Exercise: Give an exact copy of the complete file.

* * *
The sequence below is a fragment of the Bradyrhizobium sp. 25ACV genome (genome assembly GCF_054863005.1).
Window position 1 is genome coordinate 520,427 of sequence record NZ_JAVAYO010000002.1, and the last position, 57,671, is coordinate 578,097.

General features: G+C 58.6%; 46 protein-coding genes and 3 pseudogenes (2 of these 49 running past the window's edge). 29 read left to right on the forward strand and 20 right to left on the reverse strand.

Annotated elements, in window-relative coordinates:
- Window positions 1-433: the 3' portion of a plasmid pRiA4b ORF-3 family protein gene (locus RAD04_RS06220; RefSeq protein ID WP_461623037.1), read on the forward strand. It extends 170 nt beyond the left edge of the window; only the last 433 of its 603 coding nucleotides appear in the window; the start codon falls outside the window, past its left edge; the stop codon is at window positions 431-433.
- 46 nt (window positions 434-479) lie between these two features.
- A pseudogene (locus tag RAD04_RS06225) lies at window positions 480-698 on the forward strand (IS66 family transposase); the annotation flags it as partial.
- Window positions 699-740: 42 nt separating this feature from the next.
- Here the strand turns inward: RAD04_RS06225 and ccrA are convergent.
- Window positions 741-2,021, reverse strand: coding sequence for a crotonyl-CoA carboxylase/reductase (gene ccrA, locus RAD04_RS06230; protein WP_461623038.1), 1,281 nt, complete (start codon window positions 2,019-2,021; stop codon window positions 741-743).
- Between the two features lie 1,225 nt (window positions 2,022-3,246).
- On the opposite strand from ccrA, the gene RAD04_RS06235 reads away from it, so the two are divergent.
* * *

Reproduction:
The sequence below is a fragment of the Bradyrhizobium sp. 25ACV genome (genome assembly GCF_054863005.1).
Window position 1 is genome coordinate 520,427 of sequence record NZ_JAVAYO010000002.1, and the last position, 57,671, is coordinate 578,097.

General features: G+C 58.6%; 46 protein-coding genes and 3 pseudogenes (2 of these 49 running past the window's edge). 29 read left to right on the forward strand and 20 right to left on the reverse strand.

Annotated elements, in window-relative coordinates:
- Window positions 1-433: the 3' portion of a plasmid pRiA4b ORF-3 family protein gene (locus RAD04_RS06220; RefSeq protein ID WP_461623037.1), read on the forward strand. It extends 170 nt beyond the left edge of the window; only the last 433 of its 603 coding nucleotides appear in the window; the start codon falls outside the window, past its left edge; the stop codon is at window positions 431-433.
- 46 nt (window positions 434-479) lie between these two features.
- A pseudogene (locus tag RAD04_RS06225) lies at window positions 480-698 on the forward strand (IS66 family transposase); the annotation flags it as partial.
- Window positions 699-740: 42 nt separating this feature from the next.
- Here the strand turns inward: RAD04_RS06225 and ccrA are convergent.
- Window positions 741-2,021, reverse strand: coding sequence for a crotonyl-CoA carboxylase/reductase (gene ccrA, locus RAD04_RS06230; protein WP_461623038.1), 1,281 nt, complete (start codon window positions 2,019-2,021; stop codon window positions 741-743).
- Between the two features lie 1,225 nt (window positions 2,022-3,246).
- On the opposite strand from ccrA, the gene RAD04_RS06235 reads away from it, so the two are divergent.